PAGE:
[0003] said primary cyclone further provided with a gas outlet conduit at its upper end fluidly connected to one or more secondary cyclone separators, which secondary cyclone separators are positioned in the space between the centrally positioned primary cyclone and the wall of the reactor vessel and which secondary cyclones have means to discharge solids to the lower end of the reactor vessel and means to discharge a gaseous stream poor in solids to a gas outlet of the reactor vessel. The lower end of the vessel is furthermore provided with a stripping zone.

[0004] Such a reactor is described in U.S. Pat. No. 5,449,498. According to this publication the lower end of the primary cyclone is provided with an opening to allow stripping gas and stripped hydrocarbons as discharged upwardly from the stripping zone to enter the primary cyclone from below. Special measures are needed at this opening connecting the primary cyclone and the stripping zone to ensure that catalyst particles can flow downwards and striping gas and stripped hydrocarbons can flow upwards into the primary cyclone.

[0005] A disadvantage of this reactor is that the separation in the primary cyclone can be negatively influenced when level fluctuations may for example be caused by pressure fluctuations in the system, by standpipe-instabilities or slide-valve problems.

[0006] The object of the present invention is to provide a reactor in which the separation efficiency of the cyclone separation is less negatively affected by level fluctuations in the reactor vessel.

[0007] The following fluid catalytic reactor vessel achieves this object. Fluid catalytic reactor vessel comprising:

[0008] at its upper end a single centrally positioned primary cyclone having a gas-solids inlet fluidly connected to the downstream end of a fluid catalytic riser, which riser is positioned externally from a fluid catalytic reactor vessel;

[0009] said primary cyclone further provided with a gas outlet conduit at its upper end fluidly connected to one or more secondary cyclone separators, which secondary cyclone separators are positioned in the space between the centrally positioned primary cyclone and the wall of the reactor vessel and which secondary cyclones have means to discharge solids to the lower end of the reactor vessel and means to discharge a gaseous stream poor in solids to a gas outlet of the reactor vessel;

[0010] said primary cyclone further provided with a primary stripping zone at its lower end and means to discharge pre-stripped solids from the primary cyclone to the lower end of the reactor vessel;

[0011] and wherein the reactor vessel further comprises at the lower end of reactor vessel a secondary stripping zone and means to discharge stripped solids from the reactor vessel.

[0012] Applicant found that the overall stripping efficiency as achieved in the reactor vessel according to the invention is enhanced. Because stripping takes place in two physically separate zones more staging and therefore a higher efficiency is achieved. This stripping efficiency is further improved when in the separate stripping zones a near counter-current contacting of catalyst and stripping gas is achieved. Preferred embodiments of the invention as shown below are especially directed to achieve just such an effect.

[0013] Furthermore, because the interior of the primary cyclone comprising the primary stripping zone is not in direct open communication with the reactor interior of the reactor vessel as for example in the reactor disclosed in U.S. Pat. No. 5,869,008, level fluctuations in said vessel do not negatively influence the separation efficiency of the cyclone as compared to the prior art design.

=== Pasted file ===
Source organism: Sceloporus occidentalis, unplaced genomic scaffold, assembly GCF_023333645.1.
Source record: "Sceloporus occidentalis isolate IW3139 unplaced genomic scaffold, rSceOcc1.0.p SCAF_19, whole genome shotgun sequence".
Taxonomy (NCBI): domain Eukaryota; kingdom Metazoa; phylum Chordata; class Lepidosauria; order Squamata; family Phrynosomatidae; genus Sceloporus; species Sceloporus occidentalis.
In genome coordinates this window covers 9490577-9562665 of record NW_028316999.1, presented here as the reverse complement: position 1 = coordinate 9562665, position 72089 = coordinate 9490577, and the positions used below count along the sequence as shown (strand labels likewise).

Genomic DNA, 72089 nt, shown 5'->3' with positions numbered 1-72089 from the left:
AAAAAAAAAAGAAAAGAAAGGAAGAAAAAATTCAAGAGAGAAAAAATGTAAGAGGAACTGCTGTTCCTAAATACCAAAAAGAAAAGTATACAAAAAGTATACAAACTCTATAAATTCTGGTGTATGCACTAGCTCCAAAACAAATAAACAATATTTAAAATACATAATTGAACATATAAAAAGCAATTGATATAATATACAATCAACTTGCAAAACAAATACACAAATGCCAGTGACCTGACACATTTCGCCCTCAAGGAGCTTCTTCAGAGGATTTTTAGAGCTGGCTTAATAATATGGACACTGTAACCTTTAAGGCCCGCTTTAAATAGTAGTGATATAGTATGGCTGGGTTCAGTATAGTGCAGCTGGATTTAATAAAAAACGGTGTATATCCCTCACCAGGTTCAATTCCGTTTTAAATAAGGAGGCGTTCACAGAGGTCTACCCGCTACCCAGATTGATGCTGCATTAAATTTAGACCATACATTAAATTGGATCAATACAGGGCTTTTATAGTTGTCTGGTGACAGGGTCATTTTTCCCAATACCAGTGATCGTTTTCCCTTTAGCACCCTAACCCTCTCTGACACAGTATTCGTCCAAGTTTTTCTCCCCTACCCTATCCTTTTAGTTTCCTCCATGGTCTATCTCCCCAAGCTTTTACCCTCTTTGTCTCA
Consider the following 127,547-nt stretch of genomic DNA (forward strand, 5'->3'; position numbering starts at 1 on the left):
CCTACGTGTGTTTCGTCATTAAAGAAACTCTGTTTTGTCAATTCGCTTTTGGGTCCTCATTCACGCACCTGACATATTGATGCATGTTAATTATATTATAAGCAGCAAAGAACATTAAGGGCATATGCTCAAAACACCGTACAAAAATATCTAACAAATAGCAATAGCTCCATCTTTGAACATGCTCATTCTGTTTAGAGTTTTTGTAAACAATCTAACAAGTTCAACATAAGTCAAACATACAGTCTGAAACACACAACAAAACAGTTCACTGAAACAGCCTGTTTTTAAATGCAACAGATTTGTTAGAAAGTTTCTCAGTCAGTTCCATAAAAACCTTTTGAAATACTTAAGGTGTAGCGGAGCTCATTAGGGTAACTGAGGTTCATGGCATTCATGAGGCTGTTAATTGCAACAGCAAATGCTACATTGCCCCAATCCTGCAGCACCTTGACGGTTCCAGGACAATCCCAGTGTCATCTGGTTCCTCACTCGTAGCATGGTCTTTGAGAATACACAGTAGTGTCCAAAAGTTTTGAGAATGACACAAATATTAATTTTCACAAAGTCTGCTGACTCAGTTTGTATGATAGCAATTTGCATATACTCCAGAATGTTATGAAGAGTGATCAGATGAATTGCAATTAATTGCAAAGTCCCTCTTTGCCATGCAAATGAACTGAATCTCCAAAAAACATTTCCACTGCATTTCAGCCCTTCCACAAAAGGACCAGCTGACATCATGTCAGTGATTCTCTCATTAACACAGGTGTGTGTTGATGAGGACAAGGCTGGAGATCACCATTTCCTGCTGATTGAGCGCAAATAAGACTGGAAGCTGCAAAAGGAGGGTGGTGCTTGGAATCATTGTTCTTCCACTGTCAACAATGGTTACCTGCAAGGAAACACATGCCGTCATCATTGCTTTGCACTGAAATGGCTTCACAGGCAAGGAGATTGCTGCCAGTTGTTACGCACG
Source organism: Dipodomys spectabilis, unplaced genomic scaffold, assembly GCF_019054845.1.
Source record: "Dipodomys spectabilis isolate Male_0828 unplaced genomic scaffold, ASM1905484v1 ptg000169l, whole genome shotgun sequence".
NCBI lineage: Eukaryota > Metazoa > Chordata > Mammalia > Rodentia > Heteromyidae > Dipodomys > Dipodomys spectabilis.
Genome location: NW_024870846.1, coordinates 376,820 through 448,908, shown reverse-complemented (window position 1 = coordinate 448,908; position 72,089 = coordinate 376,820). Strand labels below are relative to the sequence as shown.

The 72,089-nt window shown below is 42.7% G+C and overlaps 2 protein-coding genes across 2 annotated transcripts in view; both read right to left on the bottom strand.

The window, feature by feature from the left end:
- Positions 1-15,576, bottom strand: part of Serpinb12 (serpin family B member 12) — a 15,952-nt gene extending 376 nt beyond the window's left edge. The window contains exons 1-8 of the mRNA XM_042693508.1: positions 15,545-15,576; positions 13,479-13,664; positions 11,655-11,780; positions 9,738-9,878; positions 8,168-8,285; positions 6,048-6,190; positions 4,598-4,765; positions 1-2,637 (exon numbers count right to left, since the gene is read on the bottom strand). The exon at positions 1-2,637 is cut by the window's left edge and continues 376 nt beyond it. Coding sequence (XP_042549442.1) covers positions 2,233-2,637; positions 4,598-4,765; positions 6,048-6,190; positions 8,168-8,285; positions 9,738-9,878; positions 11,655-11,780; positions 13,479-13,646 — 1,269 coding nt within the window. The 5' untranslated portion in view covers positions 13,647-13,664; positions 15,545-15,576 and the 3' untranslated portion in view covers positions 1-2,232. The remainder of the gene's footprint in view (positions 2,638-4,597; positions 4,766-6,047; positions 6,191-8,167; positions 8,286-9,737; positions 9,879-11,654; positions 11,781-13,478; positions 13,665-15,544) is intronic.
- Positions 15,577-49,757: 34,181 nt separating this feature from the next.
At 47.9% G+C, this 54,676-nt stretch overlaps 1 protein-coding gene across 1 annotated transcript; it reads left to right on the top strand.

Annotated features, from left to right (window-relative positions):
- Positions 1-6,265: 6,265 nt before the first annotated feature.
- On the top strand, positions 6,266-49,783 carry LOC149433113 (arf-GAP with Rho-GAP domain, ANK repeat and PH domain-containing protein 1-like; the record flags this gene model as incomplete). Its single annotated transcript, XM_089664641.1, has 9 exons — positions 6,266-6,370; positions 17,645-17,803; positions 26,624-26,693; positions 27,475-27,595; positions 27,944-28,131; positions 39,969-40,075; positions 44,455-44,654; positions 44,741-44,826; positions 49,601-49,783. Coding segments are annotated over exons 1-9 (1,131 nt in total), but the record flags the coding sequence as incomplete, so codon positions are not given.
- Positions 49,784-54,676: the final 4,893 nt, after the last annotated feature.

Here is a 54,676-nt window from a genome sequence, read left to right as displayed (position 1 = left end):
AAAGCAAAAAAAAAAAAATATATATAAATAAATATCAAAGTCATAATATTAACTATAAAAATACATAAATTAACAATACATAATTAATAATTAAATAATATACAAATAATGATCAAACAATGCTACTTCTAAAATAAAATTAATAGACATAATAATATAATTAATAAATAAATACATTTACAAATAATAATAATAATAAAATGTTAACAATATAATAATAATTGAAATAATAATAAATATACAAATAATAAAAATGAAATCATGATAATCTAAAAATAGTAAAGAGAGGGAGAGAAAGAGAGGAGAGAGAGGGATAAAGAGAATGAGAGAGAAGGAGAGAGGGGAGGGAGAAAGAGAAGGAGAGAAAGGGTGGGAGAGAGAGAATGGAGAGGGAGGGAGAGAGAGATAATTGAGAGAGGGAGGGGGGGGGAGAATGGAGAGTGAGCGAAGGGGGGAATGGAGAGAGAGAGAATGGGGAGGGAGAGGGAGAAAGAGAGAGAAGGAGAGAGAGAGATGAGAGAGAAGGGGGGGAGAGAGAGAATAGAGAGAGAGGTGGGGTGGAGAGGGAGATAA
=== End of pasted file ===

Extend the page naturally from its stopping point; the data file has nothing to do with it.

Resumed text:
[0014] The design is furthermore advantageous because more space is present within the reactor vessel for internals, like for example the cyclone separators, because the riser is positioned external from the vessel. One central primary cyclone further ensures that the secondary cyclones can be positioned in an efficient manner in the space between primary and the inner reactor vessel wall.

[0015] The invention will be illustrated by making use of FIGS. 1-2.

[0016] FIG. 1 shows the reactor vessel according to the invention.

[0017] FIG. 2 shows a preferred detail of the primary cyclone.

[0018] The primary cyclone (5) may have an upper end, namely above the primary stripping zone, which may have a conventional design known for cyclone separators. A typical conventional cyclone is exemplified in FIG. 17-36 of Perry's Chemical Engineers' handbook, McGraw Hill, 7th ed., 1997. Cyclone separators have a cover at the upper end of the tubular housing through which the gas outlet conduit protrudes downwards. Said cover (32) and gas outlet conduit (33) are in conventional cyclone separators at substantially the same elevation as the tangentially arranged gas-solids inlet (6) as shown in the above referred to FIG. 17-36. Applicants have found that an even better separation in the combined primary (5) and secondary (15) cyclone separators is achieved when this cover (32) is located at a higher elevation than said tangentially arranged inlet. Preferably the elevated cover is arranged at a vertical distance (d1) above the center (34) of the tangentially arranged inlet (6) and wherein the ratio of this distance (d1) and the diameter of the tubular housing (d2) is between 0.2 and 3 and more preferably between 0.5 and 2 and most preferably between 0.5 and 1.5.

[0019] The gas outlet conduit (33) of the preferred primary cyclone (5) having the elevated roof (32) may or may not protrude the roof (32) from above. If the outlet conduit (33) does not protrude the roof (34) the gas inlet opening (33′) of said gas outlet conduit is flush with the roof. This embodiment is advantageous because less surface area in the cyclone will be present on which coke may settle. Applicants found that good separation efficiencies may also be achieved when the gas outlet conduit (33) protrudes substantially down to the center (34) of the tangentially arranged gas-solids inlet (6).